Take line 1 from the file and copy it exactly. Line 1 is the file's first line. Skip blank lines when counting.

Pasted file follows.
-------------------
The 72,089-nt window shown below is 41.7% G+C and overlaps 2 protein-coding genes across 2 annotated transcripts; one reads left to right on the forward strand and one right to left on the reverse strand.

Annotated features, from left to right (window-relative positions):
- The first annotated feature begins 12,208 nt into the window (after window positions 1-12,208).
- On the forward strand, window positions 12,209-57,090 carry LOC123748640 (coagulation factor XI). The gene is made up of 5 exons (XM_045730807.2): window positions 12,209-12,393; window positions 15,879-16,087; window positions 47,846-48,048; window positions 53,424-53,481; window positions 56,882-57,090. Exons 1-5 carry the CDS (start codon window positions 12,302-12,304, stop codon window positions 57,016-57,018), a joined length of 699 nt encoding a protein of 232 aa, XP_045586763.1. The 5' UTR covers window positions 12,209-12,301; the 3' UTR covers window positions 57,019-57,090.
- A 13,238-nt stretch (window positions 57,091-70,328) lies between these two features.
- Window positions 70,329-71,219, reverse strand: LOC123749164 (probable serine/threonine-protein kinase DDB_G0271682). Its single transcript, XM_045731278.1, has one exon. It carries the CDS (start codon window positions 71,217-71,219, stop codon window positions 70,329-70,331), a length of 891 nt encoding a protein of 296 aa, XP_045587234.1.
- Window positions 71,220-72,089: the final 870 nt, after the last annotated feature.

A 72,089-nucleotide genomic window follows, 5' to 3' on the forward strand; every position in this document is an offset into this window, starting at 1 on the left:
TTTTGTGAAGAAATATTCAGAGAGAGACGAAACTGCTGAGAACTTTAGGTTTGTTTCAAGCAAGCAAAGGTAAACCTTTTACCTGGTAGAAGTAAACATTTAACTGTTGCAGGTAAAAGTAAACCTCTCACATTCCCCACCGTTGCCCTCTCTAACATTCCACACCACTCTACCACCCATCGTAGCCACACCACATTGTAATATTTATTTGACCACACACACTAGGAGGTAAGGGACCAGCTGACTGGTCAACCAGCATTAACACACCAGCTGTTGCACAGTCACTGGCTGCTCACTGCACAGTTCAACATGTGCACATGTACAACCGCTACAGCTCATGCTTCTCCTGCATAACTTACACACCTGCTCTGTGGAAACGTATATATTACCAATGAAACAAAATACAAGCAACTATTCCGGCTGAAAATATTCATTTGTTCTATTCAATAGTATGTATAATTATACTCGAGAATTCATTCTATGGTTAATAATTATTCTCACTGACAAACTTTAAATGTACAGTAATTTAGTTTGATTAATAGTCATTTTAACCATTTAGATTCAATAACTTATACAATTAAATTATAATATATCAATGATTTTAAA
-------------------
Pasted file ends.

The 72,089-nt window shown below is 41.7% G+C and overlaps 2 protein-coding genes across 2 annotated transcripts; one reads left to right on the forward strand and one right to left on the reverse strand.